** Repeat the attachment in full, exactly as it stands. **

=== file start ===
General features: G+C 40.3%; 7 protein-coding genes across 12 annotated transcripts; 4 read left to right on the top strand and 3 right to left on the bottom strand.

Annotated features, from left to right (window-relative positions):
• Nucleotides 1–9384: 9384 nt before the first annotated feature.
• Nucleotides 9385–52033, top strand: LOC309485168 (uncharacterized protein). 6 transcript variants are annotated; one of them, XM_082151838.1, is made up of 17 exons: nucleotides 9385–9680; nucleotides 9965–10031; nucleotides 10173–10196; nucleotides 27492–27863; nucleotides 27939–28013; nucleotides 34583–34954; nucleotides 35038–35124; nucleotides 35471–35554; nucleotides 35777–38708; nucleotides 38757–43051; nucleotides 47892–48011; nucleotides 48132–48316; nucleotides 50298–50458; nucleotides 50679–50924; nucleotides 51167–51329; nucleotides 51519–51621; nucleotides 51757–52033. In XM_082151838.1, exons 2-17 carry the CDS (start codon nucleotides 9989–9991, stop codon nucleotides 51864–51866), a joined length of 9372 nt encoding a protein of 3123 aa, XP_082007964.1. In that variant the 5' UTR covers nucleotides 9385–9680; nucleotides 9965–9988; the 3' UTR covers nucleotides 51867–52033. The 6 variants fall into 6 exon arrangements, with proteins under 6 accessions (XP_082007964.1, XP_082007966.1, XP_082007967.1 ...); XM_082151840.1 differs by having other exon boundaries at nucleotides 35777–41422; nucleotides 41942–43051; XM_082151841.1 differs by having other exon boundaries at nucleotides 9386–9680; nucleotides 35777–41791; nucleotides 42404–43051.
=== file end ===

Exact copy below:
General features: G+C 40.3%; 7 protein-coding genes across 12 annotated transcripts; 4 read left to right on the top strand and 3 right to left on the bottom strand.

Annotated features, from left to right (window-relative positions):
• Nucleotides 1–9384: 9384 nt before the first annotated feature.
• Nucleotides 9385–52033, top strand: LOC309485168 (uncharacterized protein). 6 transcript variants are annotated; one of them, XM_082151838.1, is made up of 17 exons: nucleotides 9385–9680; nucleotides 9965–10031; nucleotides 10173–10196; nucleotides 27492–27863; nucleotides 27939–28013; nucleotides 34583–34954; nucleotides 35038–35124; nucleotides 35471–35554; nucleotides 35777–38708; nucleotides 38757–43051; nucleotides 47892–48011; nucleotides 48132–48316; nucleotides 50298–50458; nucleotides 50679–50924; nucleotides 51167–51329; nucleotides 51519–51621; nucleotides 51757–52033. In XM_082151838.1, exons 2-17 carry the CDS (start codon nucleotides 9989–9991, stop codon nucleotides 51864–51866), a joined length of 9372 nt encoding a protein of 3123 aa, XP_082007964.1. In that variant the 5' UTR covers nucleotides 9385–9680; nucleotides 9965–9988; the 3' UTR covers nucleotides 51867–52033. The 6 variants fall into 6 exon arrangements, with proteins under 6 accessions (XP_082007964.1, XP_082007966.1, XP_082007967.1 ...); XM_082151840.1 differs by having other exon boundaries at nucleotides 35777–41422; nucleotides 41942–43051; XM_082151841.1 differs by having other exon boundaries at nucleotides 9386–9680; nucleotides 35777–41791; nucleotides 42404–43051.